2. A Writing Community or Mentor is Authentic

Every person has encountered an inauthentic person at one time or another. You can hear the inauthenticity in their tone, see it in their mannerisms, and feel it in your soul. Something about them just feels cringe-worthy. A strong writing tribe or mentorship will be authentic.

How will they demonstrate their authenticity? Let’s look at some ways authenticity can show up in communities and mentor-mentee relationships.

  • They will be authentic in their constructive feedback. It will be based on writing guidelines, not personal preference.
  • They will be authentic in their praise and provide a basis for high marks given.
  • They will be authentic and professional in their interactions with community members or mentees.
  • They will be authentic and transparent in community and mentor-mentee codes of conduct or guidelines.

3. A Writing Community or Mentor is Nurturing

A strong community or mentor will be supportive of your writing goals, hold you accountable, and provide proven strategies to help you reach your goals.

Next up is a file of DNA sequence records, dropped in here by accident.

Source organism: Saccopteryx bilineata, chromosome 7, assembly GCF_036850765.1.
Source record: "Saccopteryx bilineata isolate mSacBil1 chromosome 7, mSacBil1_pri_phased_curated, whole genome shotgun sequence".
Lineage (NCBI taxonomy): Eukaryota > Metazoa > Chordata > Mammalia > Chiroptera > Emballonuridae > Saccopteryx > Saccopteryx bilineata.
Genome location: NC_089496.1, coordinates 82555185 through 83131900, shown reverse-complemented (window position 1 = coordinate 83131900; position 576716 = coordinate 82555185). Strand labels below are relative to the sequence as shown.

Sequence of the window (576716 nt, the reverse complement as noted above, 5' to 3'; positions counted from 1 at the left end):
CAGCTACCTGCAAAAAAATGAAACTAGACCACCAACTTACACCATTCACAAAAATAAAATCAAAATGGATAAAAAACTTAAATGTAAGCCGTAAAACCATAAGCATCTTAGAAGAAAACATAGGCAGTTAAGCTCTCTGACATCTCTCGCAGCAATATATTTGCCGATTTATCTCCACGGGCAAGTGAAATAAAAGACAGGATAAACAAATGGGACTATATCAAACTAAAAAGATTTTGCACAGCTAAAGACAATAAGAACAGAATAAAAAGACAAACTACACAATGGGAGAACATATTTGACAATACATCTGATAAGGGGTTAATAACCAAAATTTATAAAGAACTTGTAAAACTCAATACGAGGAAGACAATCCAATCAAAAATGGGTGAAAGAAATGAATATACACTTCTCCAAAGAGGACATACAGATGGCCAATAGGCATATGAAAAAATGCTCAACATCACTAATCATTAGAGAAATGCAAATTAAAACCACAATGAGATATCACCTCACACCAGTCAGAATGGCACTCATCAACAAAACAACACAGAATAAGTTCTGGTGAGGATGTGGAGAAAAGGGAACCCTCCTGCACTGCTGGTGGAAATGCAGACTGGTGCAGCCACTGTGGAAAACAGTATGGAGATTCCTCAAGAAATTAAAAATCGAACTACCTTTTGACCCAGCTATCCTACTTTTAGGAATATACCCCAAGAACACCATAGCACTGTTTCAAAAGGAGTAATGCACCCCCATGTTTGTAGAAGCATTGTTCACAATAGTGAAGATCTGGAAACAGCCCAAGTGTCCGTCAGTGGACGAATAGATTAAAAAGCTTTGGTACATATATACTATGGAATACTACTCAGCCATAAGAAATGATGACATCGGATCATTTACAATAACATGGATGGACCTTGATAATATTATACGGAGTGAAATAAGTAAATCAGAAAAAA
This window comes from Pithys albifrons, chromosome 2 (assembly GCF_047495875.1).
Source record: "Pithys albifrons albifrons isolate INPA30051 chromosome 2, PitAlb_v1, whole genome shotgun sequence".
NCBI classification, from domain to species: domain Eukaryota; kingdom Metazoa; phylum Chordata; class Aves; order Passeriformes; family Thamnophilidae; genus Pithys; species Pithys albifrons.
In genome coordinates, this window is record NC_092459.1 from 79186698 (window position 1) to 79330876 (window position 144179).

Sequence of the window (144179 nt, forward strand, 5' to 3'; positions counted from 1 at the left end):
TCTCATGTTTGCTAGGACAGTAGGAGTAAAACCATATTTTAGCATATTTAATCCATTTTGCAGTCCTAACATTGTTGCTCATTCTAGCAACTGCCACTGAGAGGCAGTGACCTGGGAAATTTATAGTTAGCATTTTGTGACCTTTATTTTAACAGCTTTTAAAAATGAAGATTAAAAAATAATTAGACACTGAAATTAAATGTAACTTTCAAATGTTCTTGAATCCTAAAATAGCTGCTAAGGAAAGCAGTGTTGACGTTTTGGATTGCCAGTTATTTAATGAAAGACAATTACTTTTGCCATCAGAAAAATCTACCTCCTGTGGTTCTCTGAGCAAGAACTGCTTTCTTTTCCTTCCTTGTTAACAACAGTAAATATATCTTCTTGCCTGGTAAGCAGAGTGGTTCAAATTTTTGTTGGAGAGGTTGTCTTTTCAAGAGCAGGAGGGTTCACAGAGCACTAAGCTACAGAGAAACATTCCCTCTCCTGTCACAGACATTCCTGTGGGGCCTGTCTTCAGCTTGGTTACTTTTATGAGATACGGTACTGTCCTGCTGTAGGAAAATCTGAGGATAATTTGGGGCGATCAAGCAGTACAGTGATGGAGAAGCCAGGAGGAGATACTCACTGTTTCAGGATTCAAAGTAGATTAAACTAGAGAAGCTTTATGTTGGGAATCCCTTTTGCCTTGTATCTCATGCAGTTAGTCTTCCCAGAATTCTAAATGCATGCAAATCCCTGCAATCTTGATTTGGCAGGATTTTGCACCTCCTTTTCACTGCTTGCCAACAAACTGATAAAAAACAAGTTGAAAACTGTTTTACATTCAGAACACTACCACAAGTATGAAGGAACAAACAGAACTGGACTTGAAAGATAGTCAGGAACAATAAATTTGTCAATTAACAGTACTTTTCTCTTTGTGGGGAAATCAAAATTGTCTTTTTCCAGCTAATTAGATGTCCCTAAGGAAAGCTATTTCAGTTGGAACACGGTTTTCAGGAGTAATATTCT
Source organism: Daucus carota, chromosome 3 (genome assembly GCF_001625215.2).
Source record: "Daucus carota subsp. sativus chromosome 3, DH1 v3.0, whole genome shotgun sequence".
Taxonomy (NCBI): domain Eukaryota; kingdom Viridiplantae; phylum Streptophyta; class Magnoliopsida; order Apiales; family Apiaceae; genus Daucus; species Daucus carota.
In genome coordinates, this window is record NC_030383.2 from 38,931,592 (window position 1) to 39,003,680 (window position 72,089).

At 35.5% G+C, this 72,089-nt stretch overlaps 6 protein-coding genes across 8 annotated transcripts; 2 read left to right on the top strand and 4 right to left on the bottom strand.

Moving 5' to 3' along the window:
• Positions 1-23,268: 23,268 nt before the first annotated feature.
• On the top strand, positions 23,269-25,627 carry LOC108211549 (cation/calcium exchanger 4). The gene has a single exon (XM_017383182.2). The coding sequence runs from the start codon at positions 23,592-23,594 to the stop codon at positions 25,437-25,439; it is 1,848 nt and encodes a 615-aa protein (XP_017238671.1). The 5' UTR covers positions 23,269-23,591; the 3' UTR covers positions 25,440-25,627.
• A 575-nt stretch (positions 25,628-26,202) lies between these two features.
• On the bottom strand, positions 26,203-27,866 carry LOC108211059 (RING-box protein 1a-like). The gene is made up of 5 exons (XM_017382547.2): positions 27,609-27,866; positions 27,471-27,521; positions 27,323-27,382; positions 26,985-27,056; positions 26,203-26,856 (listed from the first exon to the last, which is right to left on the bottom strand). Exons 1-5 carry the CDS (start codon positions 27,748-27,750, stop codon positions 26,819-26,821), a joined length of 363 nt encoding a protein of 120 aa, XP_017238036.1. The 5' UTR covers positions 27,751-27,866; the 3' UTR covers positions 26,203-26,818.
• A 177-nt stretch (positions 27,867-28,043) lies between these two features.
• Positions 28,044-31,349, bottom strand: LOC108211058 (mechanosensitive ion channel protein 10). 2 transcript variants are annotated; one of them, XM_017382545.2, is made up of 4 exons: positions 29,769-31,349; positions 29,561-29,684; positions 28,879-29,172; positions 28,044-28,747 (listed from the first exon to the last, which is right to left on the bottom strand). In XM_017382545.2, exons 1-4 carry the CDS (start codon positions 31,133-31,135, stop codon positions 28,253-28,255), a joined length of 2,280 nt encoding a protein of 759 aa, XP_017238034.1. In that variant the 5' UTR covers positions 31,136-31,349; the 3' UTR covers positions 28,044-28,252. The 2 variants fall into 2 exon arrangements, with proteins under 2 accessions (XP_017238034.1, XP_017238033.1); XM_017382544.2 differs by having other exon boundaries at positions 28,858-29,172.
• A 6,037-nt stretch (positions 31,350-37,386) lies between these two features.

They will also support you in your career development and point you to resources when you need more specific help.

4. A Writing Community or Mentor is Thriving

Not all writing communities or mentoring programs are created equal. A general search online will reveal several different options including groups hosted on social media platforms, local meetups, and one-on-one mentorships. You will find large groups with thousands of members and small groups with only a few. Some groups are focused on specific genres of writing and others specialize in areas of the process. Look for a group that is growing.

Questions for Consideration as You Seek Support

As you are considering which is the best fit for you, ask yourself a few key questions:

  • Do I feel more comfortable posting in a large group or a small one?
  • Do I prefer a community on social media, local meetup, or something else?
  • What can I afford to invest (time, money, resources) in giving back to a community or mentorship?